Sexual life was assessed by the Hungarian version of the Female Sexual Function Index (FSFI). The FSFI is a validated and reliable measure of female sexual function. It consists of 19 questions that assess the six domains of sexual function: desire, arousal, lubrication, orgasm, satisfaction, and pain. The total score scale ranges from 2 to 36, and the FSFI total score indicates the general status of sexual function [24]. The scale's cut-off value is 26.55. A total FSFI score of 26.55 or less indicates sexual dysfunction, while greater than 26.55 indicates normal sexual function [25].

Descriptive statistics were used to present the socio-demographic data and independent variables using mean, standard deviation, range, frequency, and percentage. Nonparametric tests were used to assess the association between infant feeding method and FSFI scores, as well as between urinary incontinence and FSFI scores.

The research was permitted by Semmelweis University's Regional Research Ethics Committee (SE REB number: 24/2017).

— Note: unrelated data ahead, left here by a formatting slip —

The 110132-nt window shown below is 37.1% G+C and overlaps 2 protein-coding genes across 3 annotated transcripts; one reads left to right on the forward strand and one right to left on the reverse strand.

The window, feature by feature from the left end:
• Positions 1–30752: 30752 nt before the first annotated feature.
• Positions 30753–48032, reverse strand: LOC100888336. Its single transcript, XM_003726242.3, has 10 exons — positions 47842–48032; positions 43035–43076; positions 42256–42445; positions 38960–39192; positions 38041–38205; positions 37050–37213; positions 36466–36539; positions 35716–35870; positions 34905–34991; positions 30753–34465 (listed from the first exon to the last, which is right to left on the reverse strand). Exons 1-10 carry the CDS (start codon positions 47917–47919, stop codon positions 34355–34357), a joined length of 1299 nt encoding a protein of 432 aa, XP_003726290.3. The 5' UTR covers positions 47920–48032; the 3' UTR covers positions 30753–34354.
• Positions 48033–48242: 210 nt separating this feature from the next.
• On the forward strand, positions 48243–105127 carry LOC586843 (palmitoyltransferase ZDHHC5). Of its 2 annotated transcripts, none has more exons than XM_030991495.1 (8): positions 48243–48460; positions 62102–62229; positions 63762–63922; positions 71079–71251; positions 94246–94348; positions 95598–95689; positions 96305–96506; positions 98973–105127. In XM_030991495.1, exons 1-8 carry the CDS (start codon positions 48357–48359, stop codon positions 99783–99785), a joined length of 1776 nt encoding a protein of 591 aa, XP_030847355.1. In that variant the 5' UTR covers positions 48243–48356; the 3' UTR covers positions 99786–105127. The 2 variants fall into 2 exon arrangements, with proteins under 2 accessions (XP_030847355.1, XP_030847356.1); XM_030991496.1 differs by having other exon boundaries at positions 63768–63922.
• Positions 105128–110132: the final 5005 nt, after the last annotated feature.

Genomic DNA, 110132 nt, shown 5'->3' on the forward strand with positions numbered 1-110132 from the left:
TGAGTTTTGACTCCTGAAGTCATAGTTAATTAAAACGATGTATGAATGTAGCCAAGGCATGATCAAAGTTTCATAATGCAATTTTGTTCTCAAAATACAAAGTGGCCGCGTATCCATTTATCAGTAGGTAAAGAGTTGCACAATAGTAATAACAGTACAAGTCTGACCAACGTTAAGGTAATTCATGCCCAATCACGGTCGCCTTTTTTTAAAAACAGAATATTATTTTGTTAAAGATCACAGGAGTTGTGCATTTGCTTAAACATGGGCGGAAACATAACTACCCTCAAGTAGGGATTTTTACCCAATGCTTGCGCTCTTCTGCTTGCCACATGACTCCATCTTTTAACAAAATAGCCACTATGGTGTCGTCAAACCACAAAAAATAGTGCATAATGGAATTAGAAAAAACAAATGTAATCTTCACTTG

Results

The mean age of the women was 32.39 (SD = 4.61). The mean of years in the relationship was 7.38 years (SD = 4.56). A majority (70.8%) of the women were college-educated. 75.1% were married, 24.9% were in a relationship. 83.3% assessed their income as 4 or 5 in a 5 item Likert scale. 60.19% of the women were primiparous.

81.81% of the women resumed their sex life at 3 months postpartum. The mean of the time of sexual resumption was 2 months after delivery (Fig. 1). A majority of the women (87.9%) waited until 6 weeks postpartum for first sexual intercourse.

Fig. 1.
Fig. 1.

Time of sexual resumption after delivery (n = 207)

Citation: Developments in Health Sciences DHS 2, 4; 10.1556/2066.2019.00006

The mean of total FSFI scores was 25.16 (SD = 7.00) among women who had already resumed their sex life (Fig. 2). According to the FSFI scores, the prevalence of postpartum sexual problems was 48.8%.

Fig. 2.
Fig. 2.

Mean of total FSFI scores among women who restarted their sexual life after delivery (n = 207)

Citation: Developments in Health Sciences DHS 2, 4; 10.1556/2066.2019.00006

28.1% of the women reported urinary incontinence problems. 27.1% of the women who had resumed their sex life suffered from urine leakage. Based on the results of the Mann-Whitney U Test, women with urinary incontinence had significantly lower FSFI scores (P = 0.006) (Fig. 3).